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In a league of its own

Hotels in the Savoy Group have increased occupancy and profit by using better targeted marketing information gleaned from a sophisticated computer program.

The program, called Iolanthe, collects and analyses huge amounts of guest information. According to Sam Bodley-Scott, assistant to the managing director at the Savoy Group, the information allows the marketing team to precisely target promotions to individual sectors and afterwards check the success and profit.

Iolanthe has been installed in the group’s UK hotels for the past year and in that time is likely to pay back the development costs. Bodley-Scott is unwilling to reveal the actual costs, however, he says the Savoy Group and computer giant IBM have invested a considerable amount of money and time in the program.

Guest information is taken from the existing property management system (PMS) and is analysed by the program. Business information such as room/night analysis and demand for other services is reorganised and used as a base for planning promotions.

Accessing the program

Iolanthe is accessed by a desk-top personal computer linked to an IBM AS/400 mid-range computer. The program is operated by on-screen options and a “mouse” – there is no need to touch the keyboard or remember any codes.

When the program is turned on the first screen shows a range of business information about performance trends: occupancy, average room rate, yield, room nights per market sector, room nights per sales channel, future reservations and average reservation lead times.

Also on the first screen are five options which open up the system for further information analysis including: geographic, market segment, sales channel, marketing programme and division. Bodley-Scott says examining the data in these sectors gives access to information which is crucial to planning marketing campaigns.

Most important, though, is the program’s ability to keep records of the campaign throughout. This allows the manager to measure the effectiveness of the promotion. Bodley-Scott says that at the end of the promotion the Iolanthe program produces a graph showing the break even point. All the fixed costs of the campaign, the variable costs and revenue generated are shown on one graph. A quick look at the screen shows the true financial picture of the promotion.

Although he professes to fear information technology (IT), Bodley-Scott developed the idea for the program and worked with IBM on it. “There was simply no other product which could give me the marketing information I needed. But I was reluctant to hand complete control to the technologists.”

Bodley-Scott’s brief at the Savoy Group is to look at the business and to establish methods of improving quality and making it more efficient. That role, and the recession in the late 1980s, made him look carefully at how to improve occupancy and the bottom line profit.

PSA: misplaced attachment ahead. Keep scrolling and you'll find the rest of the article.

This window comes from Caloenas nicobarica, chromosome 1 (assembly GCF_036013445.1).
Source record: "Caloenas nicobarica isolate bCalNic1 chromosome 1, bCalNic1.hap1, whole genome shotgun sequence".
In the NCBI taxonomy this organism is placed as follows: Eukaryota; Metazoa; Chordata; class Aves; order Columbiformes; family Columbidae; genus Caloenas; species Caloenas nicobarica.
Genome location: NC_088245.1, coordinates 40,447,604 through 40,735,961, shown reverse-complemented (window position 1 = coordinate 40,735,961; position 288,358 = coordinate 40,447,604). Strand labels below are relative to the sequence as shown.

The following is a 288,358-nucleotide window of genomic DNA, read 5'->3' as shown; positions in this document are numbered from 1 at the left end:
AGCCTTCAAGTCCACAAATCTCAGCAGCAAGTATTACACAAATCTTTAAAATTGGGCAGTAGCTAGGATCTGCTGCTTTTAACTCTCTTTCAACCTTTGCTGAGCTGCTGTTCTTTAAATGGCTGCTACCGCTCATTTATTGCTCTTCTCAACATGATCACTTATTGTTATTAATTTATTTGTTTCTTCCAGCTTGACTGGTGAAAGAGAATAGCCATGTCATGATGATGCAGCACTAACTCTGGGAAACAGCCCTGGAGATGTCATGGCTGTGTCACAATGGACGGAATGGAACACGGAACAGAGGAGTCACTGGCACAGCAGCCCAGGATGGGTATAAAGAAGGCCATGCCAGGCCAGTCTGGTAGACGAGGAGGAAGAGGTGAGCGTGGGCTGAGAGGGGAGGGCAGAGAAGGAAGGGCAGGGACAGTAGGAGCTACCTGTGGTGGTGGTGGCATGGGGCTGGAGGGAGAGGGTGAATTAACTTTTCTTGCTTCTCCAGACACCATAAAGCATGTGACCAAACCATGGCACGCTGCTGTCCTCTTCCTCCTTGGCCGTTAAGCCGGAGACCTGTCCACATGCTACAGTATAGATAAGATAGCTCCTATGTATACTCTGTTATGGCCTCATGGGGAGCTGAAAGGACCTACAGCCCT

“At that time many hotels were having to make harsh business decisions. Basically there are three ways to increase profit: reduce the number of staff; discount room rates; or improve marketing.

“Our hotels in the five-star luxury market make heavy staff cuts at their peril. Clients have a perception of quality and we wish to maintain that image. We have spent 100 years building the reputation that we offer some of the best hotel services in the world – but that could be lost in six months.”


Cutting room rates, believes Bodley-Scott, is not the correct approach either. “People stay in Savoy hotels as a way of positioning themselves or their company. While they are delighted to be offered lower room rates, it changes the perceived value for money. They do not take kindly to seeing rates raised when demand increases.”

So that left him with the one acceptable option – better marketing and added value promotions.

This is where the Iolanthe computer program came in. It helped the marketing department identify the areas and clients who offered potential growth. Specific, well timed and targeted campaigns were created for each particular sector or market.

As well as retrieving information from the PMS, the program uses data gathered by the front of house staff about customers while booking and staying in the hotel.

By using the information held in the system, Bodley-Scott says the group can now design a marketing package tailored to a precise market. It can look for the most profitable segment, find out what the clients want to do; what hotel services they use and how they book. Then knowing the lead reservation times, the promotion package is launched in the market to encourage reservations to be placed in the time the hotel wants to fill.

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